Life, otherwise, seems to be no different from what it was during the previous trips to the old country. The streets that had been washed clean by the flood waters are now back with rotting garbage piling up. The floods apparently did nothing to remind the vast majority about the delicate ecosystem in which more than eight million live. As if they woke up from a bad dream, people are back to their bad old habits.
- The young and the old alike casually toss away the trash, especially after eating fast foods at cafes and mobile stands.
- The dogs have a field day digging through the scrap and, in the process, stuff gets dispersed all over the streets.
- The rag pickers toss things out of the bins in their search for anything salvageable and recyclable, which is how they make their living.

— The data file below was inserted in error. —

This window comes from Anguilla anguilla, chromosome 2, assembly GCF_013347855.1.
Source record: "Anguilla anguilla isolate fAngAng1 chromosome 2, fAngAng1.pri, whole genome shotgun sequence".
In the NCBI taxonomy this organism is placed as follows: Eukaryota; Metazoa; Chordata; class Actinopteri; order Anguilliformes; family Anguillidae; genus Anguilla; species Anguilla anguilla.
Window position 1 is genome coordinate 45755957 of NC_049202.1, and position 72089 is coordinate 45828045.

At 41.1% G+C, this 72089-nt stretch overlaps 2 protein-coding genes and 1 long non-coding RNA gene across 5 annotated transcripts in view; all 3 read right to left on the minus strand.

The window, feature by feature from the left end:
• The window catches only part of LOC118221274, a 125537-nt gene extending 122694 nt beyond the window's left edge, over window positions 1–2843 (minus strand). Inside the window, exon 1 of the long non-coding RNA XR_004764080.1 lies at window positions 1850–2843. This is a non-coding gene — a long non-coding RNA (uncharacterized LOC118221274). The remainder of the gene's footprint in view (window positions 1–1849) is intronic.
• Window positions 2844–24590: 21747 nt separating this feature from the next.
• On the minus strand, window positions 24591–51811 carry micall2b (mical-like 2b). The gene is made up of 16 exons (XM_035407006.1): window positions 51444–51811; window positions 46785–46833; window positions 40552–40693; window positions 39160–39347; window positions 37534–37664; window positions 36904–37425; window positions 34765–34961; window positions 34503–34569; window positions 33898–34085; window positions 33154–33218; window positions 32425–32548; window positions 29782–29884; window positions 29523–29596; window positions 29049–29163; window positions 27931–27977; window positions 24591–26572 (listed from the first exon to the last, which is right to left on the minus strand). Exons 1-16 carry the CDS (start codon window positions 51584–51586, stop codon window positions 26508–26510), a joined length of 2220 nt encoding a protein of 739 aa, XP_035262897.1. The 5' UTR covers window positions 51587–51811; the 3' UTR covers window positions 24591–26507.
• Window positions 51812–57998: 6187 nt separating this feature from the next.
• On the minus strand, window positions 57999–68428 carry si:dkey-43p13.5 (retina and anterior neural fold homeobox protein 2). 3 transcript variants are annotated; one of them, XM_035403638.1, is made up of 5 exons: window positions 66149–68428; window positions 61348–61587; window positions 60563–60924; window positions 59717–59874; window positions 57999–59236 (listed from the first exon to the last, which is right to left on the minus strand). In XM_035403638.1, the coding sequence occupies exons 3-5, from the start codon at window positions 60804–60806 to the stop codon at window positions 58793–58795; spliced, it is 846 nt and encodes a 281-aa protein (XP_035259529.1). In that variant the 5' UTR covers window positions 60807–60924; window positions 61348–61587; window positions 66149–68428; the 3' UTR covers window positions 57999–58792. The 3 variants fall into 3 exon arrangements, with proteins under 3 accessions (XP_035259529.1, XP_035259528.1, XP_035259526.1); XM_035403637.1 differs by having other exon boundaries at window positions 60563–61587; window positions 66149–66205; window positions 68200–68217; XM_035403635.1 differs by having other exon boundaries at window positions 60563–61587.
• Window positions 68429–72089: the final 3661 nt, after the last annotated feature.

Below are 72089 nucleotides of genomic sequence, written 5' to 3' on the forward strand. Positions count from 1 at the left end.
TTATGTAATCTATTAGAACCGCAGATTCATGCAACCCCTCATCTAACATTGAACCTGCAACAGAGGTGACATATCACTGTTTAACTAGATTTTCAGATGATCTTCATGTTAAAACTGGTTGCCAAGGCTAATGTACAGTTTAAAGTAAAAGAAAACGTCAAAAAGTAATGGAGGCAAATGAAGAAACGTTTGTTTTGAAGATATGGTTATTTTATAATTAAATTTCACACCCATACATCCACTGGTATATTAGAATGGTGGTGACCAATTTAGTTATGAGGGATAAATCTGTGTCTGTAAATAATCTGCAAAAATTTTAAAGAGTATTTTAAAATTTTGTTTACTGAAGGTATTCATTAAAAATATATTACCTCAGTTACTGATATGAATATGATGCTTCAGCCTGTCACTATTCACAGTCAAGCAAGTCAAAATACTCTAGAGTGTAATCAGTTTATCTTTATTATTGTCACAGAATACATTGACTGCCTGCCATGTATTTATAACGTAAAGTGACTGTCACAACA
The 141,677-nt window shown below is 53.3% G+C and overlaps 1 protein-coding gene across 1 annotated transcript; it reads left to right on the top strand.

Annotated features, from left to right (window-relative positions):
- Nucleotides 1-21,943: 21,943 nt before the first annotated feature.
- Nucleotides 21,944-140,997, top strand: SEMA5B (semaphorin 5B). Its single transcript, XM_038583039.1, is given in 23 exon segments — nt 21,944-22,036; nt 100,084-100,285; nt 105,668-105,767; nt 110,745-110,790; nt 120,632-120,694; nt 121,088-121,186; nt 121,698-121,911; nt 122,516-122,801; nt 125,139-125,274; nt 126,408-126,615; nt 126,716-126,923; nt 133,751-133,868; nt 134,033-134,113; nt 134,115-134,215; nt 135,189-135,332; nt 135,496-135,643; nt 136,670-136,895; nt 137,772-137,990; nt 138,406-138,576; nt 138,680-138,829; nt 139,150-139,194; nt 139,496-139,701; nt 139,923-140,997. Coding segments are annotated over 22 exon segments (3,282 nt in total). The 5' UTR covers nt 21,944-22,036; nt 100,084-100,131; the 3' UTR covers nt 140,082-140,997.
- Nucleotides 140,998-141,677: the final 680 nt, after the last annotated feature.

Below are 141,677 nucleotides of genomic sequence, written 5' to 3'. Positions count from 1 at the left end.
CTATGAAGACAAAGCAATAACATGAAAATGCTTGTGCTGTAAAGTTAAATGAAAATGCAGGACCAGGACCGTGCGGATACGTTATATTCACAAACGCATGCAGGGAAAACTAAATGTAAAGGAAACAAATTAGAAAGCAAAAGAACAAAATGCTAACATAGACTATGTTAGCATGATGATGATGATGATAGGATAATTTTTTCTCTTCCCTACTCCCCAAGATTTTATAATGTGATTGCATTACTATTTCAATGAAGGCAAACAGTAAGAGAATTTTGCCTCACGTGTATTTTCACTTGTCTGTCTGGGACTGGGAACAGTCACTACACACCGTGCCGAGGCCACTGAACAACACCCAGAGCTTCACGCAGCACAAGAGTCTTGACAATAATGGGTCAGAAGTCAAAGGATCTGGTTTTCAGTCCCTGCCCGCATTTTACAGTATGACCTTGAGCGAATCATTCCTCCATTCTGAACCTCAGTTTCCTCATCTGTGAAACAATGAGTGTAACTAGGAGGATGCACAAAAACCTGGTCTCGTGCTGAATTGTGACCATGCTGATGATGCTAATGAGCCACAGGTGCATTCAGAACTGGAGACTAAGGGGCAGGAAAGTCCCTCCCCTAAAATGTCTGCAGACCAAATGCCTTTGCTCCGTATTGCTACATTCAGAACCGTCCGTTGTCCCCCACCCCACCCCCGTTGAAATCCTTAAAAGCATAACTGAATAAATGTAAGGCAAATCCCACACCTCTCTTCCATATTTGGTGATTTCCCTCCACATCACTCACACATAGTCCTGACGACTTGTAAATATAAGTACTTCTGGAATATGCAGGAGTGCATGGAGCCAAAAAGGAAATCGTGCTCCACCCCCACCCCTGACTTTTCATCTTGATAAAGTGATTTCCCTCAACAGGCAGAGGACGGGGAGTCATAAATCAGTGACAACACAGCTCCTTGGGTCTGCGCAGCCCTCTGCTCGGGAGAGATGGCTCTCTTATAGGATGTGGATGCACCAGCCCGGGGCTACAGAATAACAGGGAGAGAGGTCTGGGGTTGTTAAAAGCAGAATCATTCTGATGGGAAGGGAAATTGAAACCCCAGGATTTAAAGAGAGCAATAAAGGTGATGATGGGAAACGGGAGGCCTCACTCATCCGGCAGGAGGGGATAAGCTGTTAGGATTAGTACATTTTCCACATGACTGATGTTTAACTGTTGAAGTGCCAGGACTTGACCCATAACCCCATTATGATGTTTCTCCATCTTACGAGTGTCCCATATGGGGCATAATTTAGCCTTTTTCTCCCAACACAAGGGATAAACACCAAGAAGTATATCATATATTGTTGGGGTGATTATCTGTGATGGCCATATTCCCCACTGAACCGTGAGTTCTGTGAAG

The gas agency office had the smell of a structure that had been inundated--the smell was so strong that I rushed out preferring the smell of sewage. My father joked that these are the instances that he thanks his sinus problems, because of which he is unaware of stinks.
From a public policy perspective, the rotting garbage is a public health menace. One can easily imagine that the public health implications are not that far away from the London of the old, where a single water pump turned out to be the source of a deadly cholera.
I am once again ticked off thinking about American politicians, especially the rabidly nativist Republicans, who frequently talk about the US having to compete against India. I wonder if any of them see and experience this kind of a ground-level reality. Comfortably ensconced in their own bubbles, America's rich and the middle-class alike hysterically yell about the competition from India, when the reality in India stinks, chokes, and more.
As for the dogs, I wish the locals would elect dogcatchers instead of politicians who are only out to swindle.